Workers at the nation's largest wholesale produce market ratified a new contract Wednesday, just days after athe union and managers at the market avoided a strike that would have forced New York City restaurants, grocery stores and homes to scramble for fresh fruit and vegetables, according to union and management officials.
About 97 percent of the 1,300 union members employed by Hunts Point Market in the South Bronx votedto ratify the deal, according to a statement released Saturday by Daniel Kane Jr., president of Teamsters Local 202. As part of the deal, the workers will receive significant raises each year of the new contract.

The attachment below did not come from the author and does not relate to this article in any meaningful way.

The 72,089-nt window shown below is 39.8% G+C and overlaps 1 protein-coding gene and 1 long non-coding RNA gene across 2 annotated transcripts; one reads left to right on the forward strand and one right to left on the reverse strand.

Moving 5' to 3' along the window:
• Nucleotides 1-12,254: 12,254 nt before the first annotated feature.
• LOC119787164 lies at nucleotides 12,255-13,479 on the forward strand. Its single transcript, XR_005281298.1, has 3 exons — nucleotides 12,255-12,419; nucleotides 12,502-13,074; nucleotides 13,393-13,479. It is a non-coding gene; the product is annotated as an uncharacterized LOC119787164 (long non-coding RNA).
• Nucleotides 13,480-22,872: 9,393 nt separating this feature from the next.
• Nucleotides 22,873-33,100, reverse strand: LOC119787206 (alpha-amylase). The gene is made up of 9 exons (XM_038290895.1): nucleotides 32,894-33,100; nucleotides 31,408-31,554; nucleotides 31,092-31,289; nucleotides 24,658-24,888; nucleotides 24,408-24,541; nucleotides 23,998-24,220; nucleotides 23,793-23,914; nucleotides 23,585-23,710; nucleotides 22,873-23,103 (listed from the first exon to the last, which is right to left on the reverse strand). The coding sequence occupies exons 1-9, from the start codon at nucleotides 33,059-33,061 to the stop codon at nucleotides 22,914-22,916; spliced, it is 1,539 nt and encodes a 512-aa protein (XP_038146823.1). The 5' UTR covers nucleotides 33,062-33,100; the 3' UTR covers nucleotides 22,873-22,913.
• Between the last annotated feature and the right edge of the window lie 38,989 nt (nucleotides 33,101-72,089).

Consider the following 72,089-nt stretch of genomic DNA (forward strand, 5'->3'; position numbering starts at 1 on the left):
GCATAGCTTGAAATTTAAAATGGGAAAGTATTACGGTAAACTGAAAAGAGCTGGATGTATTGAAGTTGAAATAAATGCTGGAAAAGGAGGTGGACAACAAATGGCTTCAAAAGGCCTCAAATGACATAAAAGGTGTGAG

"It's our best wage and benefits package in two decades," said Kane.
Details about the agreement were not disclosed.
Workers at the market were driven to the brink of a walkout last week after the union rejected proposed salary increases that it said weren't in line with the cost of living. A strike was set to begin on Jan. 9, but the union pushed back a walkout until Saturday so a federal mediator could get involved.
A walkout would have meant that restaurants, grocery stores and homes within about a 50-mile radius of the South Bronx produce hub would have to scramble for fresh fruit and vegetables. The market's management had said measures were in place to keep the massive building open.
The last strike at Hunts Point Market was in 1986.
After ratifying the new contract, Kane called on the city to renovate Hunts Point.
"This is only the first step in ensuring that Hunts Point Market remains a home for good jobs in the long term," said Kane. "Now it's time for our City government to step up and ensure that this public property has the necessary infrastructure to meet 21st-century needs."